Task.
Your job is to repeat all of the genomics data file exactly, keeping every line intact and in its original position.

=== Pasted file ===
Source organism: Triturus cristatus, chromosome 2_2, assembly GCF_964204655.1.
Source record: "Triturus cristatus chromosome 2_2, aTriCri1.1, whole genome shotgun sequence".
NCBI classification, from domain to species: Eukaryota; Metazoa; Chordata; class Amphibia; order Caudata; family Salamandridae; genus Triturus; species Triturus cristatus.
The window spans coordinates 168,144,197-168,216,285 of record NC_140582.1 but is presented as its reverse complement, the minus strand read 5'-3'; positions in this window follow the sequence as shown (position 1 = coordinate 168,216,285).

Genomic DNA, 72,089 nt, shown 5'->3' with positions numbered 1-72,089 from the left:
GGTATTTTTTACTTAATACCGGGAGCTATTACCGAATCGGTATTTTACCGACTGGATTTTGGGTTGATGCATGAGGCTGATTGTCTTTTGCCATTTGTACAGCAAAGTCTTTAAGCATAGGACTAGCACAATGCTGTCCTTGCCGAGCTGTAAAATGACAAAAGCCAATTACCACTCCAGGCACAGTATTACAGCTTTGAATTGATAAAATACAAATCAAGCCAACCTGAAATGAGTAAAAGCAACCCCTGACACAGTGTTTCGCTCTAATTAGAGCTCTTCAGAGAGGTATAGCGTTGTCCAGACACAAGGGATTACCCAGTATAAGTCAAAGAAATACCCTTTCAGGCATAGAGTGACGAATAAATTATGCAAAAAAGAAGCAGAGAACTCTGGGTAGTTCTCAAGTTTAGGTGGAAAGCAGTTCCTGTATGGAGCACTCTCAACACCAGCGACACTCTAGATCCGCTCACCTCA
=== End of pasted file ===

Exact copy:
Source organism: Triturus cristatus, chromosome 2_2, assembly GCF_964204655.1.
Source record: "Triturus cristatus chromosome 2_2, aTriCri1.1, whole genome shotgun sequence".
NCBI classification, from domain to species: Eukaryota; Metazoa; Chordata; class Amphibia; order Caudata; family Salamandridae; genus Triturus; species Triturus cristatus.
The window spans coordinates 168,144,197-168,216,285 of record NC_140582.1 but is presented as its reverse complement, the minus strand read 5'-3'; positions in this window follow the sequence as shown (position 1 = coordinate 168,216,285).

Genomic DNA, 72,089 nt, shown 5'->3' with positions numbered 1-72,089 from the left:
GGTATTTTTTACTTAATACCGGGAGCTATTACCGAATCGGTATTTTACCGACTGGATTTTGGGTTGATGCATGAGGCTGATTGTCTTTTGCCATTTGTACAGCAAAGTCTTTAAGCATAGGACTAGCACAATGCTGTCCTTGCCGAGCTGTAAAATGACAAAAGCCAATTACCACTCCAGGCACAGTATTACAGCTTTGAATTGATAAAATACAAATCAAGCCAACCTGAAATGAGTAAAAGCAACCCCTGACACAGTGTTTCGCTCTAATTAGAGCTCTTCAGAGAGGTATAGCGTTGTCCAGACACAAGGGATTACCCAGTATAAGTCAAAGAAATACCCTTTCAGGCATAGAGTGACGAATAAATTATGCAAAAAAGAAGCAGAGAACTCTGGGTAGTTCTCAAGTTTAGGTGGAAAGCAGTTCCTGTATGGAGCACTCTCAACACCAGCGACACTCTAGATCCGCTCACCTCA